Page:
Poor old Cameron has really gone and shot himself in the foot by suggesting a special celebration of the start of World War one in 2014. This will be the 100th anniversary of the war and Cameron is suggesting plans for several large-scale national commemorations during the year, including school trips to the trenches and upgrades to the Imperial War Museum in London.

These decisions have come as a result of polling done by the think tank British Future, which suggested that 80% of the 17,000 people asked, wanted bells to be rung across the UK and flags to fly at half-mast. Other suggestions for the day are to reschedule football games and close all the shops. Unsurprisingly these did not score quite as highly, receiving a 50% and 45% yes vote respectively.

While celebrating the start of a horrific and bloody battle is a very unconventional way to bring the country together, it has not gone unnoticed by those less inclined towards the PM, that the event happens to take place at about the same time as the Scottish referendum for independence. This has of course led to suggestions that Cameron will try to use the event to influence the public to remain unified, as we were back then.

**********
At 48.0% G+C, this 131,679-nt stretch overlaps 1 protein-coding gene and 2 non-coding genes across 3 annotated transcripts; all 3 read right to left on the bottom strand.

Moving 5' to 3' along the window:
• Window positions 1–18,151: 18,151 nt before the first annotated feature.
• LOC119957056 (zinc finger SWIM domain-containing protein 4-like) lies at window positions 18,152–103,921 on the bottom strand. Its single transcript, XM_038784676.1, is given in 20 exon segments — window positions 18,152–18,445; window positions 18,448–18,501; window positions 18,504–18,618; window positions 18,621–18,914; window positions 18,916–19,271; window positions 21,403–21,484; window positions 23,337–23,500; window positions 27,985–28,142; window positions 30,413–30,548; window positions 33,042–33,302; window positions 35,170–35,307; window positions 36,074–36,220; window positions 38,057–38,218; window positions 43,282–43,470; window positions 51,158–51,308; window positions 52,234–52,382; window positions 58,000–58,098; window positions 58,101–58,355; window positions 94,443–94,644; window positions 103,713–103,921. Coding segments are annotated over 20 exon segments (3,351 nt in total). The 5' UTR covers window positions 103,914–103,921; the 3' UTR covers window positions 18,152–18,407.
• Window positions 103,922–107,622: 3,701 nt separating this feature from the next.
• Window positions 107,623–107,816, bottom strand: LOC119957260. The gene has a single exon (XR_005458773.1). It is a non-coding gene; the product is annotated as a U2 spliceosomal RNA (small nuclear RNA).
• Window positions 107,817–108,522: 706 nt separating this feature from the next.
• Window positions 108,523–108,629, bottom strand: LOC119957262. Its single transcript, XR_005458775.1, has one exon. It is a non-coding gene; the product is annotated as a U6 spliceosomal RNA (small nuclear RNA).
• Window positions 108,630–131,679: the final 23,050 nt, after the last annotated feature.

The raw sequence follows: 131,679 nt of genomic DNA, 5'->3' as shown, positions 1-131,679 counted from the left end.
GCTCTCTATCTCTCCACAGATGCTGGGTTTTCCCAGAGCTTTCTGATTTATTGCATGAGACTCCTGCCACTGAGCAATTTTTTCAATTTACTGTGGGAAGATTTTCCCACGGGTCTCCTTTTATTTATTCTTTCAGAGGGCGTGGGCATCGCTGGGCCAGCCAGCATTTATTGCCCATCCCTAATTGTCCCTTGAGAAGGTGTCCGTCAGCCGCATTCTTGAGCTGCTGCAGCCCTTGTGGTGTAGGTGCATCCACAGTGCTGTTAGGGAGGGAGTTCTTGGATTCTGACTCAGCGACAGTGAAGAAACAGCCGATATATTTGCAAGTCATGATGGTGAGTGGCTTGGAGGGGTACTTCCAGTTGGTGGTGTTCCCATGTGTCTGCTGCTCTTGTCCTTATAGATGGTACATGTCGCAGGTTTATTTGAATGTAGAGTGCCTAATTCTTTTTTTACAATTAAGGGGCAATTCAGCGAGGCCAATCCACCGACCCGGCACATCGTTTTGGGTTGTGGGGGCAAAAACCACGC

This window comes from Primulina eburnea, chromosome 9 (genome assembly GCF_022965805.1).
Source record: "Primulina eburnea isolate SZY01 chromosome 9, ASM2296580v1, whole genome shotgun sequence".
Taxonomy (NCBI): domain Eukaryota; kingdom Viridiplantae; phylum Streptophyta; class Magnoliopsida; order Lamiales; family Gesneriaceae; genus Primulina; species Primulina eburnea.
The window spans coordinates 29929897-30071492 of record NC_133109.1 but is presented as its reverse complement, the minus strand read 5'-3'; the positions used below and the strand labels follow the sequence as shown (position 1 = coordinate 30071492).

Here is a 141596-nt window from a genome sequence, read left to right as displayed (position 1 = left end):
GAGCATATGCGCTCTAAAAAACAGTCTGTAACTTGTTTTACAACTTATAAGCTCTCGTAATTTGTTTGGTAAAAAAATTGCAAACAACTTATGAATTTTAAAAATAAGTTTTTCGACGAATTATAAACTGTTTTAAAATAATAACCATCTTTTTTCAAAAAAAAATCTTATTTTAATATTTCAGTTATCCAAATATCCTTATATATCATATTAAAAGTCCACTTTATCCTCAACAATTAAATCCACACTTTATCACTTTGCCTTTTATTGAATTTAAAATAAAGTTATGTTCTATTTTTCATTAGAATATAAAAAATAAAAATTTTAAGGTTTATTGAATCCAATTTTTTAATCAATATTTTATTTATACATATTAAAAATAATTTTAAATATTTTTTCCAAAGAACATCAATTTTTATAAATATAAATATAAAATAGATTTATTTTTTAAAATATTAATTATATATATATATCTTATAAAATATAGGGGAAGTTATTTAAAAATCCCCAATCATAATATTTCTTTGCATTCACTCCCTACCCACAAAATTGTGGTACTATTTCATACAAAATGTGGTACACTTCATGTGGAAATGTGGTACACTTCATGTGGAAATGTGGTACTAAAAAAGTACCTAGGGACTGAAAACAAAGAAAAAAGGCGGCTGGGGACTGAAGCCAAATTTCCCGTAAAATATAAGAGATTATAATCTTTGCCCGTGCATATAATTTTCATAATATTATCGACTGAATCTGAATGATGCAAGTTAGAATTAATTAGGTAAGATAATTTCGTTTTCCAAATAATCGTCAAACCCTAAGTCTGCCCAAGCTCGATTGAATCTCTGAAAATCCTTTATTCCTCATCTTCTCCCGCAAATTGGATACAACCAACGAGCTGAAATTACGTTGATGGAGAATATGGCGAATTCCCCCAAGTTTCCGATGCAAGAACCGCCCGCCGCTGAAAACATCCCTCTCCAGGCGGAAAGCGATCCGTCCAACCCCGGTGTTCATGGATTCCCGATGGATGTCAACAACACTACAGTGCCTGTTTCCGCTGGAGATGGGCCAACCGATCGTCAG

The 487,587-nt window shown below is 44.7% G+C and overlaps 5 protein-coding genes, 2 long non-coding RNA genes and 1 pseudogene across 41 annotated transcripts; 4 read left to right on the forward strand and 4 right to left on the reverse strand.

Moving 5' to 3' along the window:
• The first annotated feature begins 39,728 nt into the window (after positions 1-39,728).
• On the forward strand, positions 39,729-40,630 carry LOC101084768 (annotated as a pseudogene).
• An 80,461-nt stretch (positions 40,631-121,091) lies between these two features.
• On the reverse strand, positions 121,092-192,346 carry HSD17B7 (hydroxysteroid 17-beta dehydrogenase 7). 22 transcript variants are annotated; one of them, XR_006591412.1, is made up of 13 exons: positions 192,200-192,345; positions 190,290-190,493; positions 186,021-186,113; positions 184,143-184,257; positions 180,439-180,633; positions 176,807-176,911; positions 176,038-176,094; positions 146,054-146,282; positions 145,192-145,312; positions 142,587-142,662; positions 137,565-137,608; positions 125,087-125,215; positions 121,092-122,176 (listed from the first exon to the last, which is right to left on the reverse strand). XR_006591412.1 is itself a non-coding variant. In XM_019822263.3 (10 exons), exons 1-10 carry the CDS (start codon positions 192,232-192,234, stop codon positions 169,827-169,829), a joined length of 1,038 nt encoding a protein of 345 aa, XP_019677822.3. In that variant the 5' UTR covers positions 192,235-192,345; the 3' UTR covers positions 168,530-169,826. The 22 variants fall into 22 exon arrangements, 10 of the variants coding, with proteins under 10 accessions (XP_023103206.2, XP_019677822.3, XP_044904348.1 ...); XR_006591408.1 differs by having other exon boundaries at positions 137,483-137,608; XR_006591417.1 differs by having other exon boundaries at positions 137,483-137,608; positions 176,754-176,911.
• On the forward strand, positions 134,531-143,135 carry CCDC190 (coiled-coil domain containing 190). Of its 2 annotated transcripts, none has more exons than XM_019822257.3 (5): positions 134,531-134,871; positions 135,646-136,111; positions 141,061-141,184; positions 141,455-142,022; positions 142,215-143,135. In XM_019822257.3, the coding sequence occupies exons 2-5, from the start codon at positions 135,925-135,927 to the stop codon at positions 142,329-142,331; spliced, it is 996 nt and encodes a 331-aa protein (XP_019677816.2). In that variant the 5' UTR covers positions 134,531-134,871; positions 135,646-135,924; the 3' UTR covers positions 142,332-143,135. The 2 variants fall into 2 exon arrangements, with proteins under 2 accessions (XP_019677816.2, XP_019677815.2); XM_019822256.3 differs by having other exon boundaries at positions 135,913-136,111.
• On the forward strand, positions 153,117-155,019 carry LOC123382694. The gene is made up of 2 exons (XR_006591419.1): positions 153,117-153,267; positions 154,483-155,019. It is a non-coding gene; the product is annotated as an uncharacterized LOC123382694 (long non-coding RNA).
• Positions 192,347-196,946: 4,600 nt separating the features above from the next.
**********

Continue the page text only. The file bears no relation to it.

Any plans however, to try to use the July commemoration to keep the country unified, may in fact backfire, when the specifics of the war are considered. Statistics from the Scottish Army reveal a 26.4% casualty rate compared to 11.8% from the British Army, which dissenters are suggesting actaully supports Scotland’s desire to separate from England, as even then they were made to suffer more.

Further afield, Cameron’s European invitation to celebrate the start of hostilities with a trench festival costing £50 million have been met with ‘dismay and appall’, according to a spokesperson for the PM. Cameron, ever trying to spin things in his favor, suggests that the war ‘captures our national spirit in every corner of the country, something that says something about who we are as a people’. Some have pointed out though that if ‘who we are is a people’ is to slaughter hundreds and thousands of troops and tear up the face of Europe for 5 years to avoid diplomatic embarrasment and then celebrate doing it 100 years later, the events may not turn out in Mr. Cameron’s favour.
[Lucy Howell]

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